The newspaper’s in-depth series about the warming and acidification in the Gulf of Maine, “May Day: Gulf of Maine in Distress,” has been both informative and troubling.

However, I take issue with a point made more than once in the articles that essentially absolves Maine of any responsibility for global warming. To paraphrase, the last article says that Maine has such a minimal impact on the global greenhouse gas emission problem that local action is irrelevant.

The fact is that we cannot address climate change without individual initiative. Human nature allows us to deflect responsibility to government, “big coal” and “big oil,” India and China, and those that deny human responsibility for climate change. The newspaper also reports that seven of 10 Americans, including a slight majority of Republicans, believe in man-made climate change.

But what personal daily decisions are the seven of 10 making to address their own personal responsibility? Are their heating systems, appliances, lights and vehicles energy efficient? Did they turn off the light when they put down the newspaper? Do they travel by bus or train when possible instead of by car and airplane?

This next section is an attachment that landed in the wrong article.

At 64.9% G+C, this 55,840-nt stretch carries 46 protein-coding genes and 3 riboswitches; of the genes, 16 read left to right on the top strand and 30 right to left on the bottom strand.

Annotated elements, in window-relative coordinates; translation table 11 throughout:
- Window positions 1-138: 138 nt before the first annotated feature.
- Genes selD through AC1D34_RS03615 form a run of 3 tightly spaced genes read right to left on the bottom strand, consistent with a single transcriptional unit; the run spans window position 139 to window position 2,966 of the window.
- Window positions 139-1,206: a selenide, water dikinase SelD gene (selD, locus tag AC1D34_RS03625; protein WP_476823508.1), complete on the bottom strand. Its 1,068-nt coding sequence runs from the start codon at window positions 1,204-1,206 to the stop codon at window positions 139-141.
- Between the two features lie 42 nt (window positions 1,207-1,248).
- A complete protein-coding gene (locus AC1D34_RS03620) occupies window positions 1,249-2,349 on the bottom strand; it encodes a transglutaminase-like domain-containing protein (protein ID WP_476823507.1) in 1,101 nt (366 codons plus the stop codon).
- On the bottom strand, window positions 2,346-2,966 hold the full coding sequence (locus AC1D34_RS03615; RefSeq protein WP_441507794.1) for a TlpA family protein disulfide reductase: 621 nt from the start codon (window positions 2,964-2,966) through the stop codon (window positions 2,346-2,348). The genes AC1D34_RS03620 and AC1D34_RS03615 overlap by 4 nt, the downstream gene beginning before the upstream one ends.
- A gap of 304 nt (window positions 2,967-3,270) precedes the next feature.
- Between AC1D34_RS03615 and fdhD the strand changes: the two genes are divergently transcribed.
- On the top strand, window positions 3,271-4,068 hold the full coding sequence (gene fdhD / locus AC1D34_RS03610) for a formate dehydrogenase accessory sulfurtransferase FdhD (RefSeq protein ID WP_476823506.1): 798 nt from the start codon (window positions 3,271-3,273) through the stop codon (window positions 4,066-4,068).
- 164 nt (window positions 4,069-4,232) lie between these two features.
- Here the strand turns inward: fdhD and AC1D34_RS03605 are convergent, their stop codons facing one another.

Let’s not wait for our divided government to act. Individual actions are critically important, and individual initiative leads to collective action. The government’s role is to offer incentives that will lead to individual and corporate decisions that lead to reduced greenhouse gas emissions. But we can’t wait.

The consequences of inaction are dire. The prices of oil and gas are so low that decisions to use heat pumps, install solar panels, purchase electric or hybrid vehicles may have a longer pay back than they have in the past, but this is all about personal responsibility.

Thanks again to the newspaper for the Gulf of Maine series.

Tony Marple

Whitefield


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